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Dictator David Stern Blocks Chris Paul to Los Angeles Lakers Trade: Fan Reaction
On the heels of a lockout that has left fans as embittered as they are skeptical about the NBA, David Stern's most recent power play ventures into more serious territory, calling into question the league's credibility and business ethics.
As if his usually cocky, dictatorial ways were not toxic enough, the NBA Commissioner has now nixed a deal that would have sent Chris Paul to the Los Angeles Lakers, Pau Gasol to the Houston Rockets and Luis Scola, Kevin Martin and Lamar Odom to the New Orleans Hornets.
Apparently, some of the small market owners that fought furiously for "competitive balance" during the lockout negotiations objected to the trade and pushed Papa Stern to reject it.
League spokesman Tim Frank said, "…League office declined to make the trade for basketball reasons."
It would be a travesty to allow the Lakers to acquire Chris Paul in the apparent trade being discussed.
This trade should go to a vote of the 29 owners of the Hornets.
Over the next three seasons this deal would save the Lakers approximately $20 million in salaries and approximately $21 million in luxury taxes. That $21 million goes to non-taxpaying teams and to fund revenue sharing.
I cannot remember ever seeing a trade where a team got by far the best player in the trade and saved over $40 million in the process. And it doesn't appear that they would give up any draft picks, which might allow to later make a trade for Dwight Howard. (They would also get a large trade exception that would help them improve their team and/or eventually trade for Howard.) When the Lakers got Pau Gasol (at the time considered an extremely lopsided trade) they took on tens of millions in additional salary and luxury tax and they gave up a number of prospects (one in Marc Gasol who may become a max-salary player).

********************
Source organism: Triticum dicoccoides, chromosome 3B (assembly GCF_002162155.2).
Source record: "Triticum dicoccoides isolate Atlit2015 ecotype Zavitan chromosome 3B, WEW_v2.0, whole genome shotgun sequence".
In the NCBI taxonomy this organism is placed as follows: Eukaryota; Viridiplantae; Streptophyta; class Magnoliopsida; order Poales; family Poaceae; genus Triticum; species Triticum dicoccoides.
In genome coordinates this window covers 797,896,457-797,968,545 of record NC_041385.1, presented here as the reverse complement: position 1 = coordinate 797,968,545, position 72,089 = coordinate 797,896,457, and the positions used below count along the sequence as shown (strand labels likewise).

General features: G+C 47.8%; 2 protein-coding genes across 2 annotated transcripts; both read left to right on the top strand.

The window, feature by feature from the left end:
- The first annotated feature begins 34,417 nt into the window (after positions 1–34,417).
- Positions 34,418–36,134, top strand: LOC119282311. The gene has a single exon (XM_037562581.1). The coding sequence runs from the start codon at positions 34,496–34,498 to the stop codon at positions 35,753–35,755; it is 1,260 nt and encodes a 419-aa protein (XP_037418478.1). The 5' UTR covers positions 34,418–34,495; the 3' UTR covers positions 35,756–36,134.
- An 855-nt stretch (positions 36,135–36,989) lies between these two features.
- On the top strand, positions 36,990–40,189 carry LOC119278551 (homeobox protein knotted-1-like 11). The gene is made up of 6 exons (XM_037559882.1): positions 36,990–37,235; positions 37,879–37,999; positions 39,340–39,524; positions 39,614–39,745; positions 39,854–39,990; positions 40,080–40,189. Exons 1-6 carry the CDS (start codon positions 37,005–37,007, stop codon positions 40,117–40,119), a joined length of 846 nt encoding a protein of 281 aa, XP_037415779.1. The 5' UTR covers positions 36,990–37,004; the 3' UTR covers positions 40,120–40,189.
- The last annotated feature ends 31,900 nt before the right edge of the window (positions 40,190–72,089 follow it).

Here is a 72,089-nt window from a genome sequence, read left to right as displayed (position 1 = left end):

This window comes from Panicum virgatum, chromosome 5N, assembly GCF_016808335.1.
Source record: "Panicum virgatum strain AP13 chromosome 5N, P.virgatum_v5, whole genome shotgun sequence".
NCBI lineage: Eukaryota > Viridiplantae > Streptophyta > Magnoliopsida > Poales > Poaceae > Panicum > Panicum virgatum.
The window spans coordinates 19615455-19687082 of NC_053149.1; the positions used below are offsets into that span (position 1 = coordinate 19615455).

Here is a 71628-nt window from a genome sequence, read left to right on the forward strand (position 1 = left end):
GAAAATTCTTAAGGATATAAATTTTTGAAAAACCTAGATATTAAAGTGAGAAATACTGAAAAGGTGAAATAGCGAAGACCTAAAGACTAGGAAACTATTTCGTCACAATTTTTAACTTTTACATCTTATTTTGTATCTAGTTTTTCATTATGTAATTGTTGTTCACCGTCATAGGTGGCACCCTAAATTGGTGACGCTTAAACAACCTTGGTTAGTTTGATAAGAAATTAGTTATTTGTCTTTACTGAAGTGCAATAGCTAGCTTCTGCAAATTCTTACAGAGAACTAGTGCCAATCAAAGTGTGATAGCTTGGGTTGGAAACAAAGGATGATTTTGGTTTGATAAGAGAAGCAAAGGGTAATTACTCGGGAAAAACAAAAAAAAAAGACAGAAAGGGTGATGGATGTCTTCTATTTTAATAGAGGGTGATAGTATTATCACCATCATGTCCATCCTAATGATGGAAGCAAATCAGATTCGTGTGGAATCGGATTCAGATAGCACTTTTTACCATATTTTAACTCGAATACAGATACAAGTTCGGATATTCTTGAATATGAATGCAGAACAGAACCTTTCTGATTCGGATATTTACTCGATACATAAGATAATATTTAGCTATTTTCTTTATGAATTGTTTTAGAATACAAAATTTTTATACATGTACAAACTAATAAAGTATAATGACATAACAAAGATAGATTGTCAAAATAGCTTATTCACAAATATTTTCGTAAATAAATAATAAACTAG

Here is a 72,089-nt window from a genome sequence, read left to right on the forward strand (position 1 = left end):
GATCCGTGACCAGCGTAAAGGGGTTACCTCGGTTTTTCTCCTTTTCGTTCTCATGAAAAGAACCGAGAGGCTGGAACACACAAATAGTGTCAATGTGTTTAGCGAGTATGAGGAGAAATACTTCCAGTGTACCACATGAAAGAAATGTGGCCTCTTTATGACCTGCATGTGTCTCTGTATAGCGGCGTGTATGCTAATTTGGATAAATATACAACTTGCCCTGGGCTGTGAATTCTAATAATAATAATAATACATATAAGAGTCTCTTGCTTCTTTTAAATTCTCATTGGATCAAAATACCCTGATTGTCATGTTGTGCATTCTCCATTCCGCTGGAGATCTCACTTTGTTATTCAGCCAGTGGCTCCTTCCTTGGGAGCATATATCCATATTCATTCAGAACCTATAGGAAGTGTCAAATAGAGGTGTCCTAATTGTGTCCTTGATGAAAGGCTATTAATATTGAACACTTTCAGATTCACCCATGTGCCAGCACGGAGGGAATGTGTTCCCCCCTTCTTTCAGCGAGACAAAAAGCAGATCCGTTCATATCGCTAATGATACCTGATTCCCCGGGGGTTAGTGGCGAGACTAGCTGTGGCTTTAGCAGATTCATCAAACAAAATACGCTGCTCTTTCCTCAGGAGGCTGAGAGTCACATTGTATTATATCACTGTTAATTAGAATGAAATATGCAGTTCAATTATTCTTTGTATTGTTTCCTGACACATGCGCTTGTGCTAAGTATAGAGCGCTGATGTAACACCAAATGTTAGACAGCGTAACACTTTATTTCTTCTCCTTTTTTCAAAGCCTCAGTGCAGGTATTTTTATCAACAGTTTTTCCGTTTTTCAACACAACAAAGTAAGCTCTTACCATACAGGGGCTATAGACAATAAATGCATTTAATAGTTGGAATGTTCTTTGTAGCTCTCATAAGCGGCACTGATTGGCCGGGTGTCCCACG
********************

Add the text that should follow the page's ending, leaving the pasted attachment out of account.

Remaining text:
I just don't see how we can allow this trade to happen.
I know the vast majority of owners feel the same way that I do.
When will we just change the name of 25 of the 30 teams to the Washington Generals?
Funny, I am not seeing very many "basketball reasons" in this e-mail. No, it seems the focus here is millions of dollars in salaries, taxes and revenue sharing, further proof that the only competition Gilbert and his brigade of victimized billionaires care about is the NBA superstar market.
Also, is there not a conflict of interest when the 29 other teams—the competition—own one?
Hornets GM Dell Demps found a trade that made his franchise competitive considering the circumstances—Martin, Scola and Odom are a formidable nucleus and adequate compensation for Paul—but somehow Stern and the rest of the league were able to prevent Demps from extracting value from Chris Paul's exit?
To secure luxury taxes?
To punish big market teams?
To forbid stars from dictating their destinies?
At the Hornets' expense?!
Whatever the case may be, the entire situation reeks of filthiest kind of corruption and rubs salt on fans' open wounds.
After a career of bullying players and coaches, mishandling lockout negotiations, dishing out draconian fines and managing a cheating referee scandal, this is how Stern launches the 2011-12 NBA season.
Frankly, I think Stern, the league and owners are too comfortable exploiting fans' love basketball, and at this rate, it won't be long until Stern's power drunk, small town mayor routine costs him his job.
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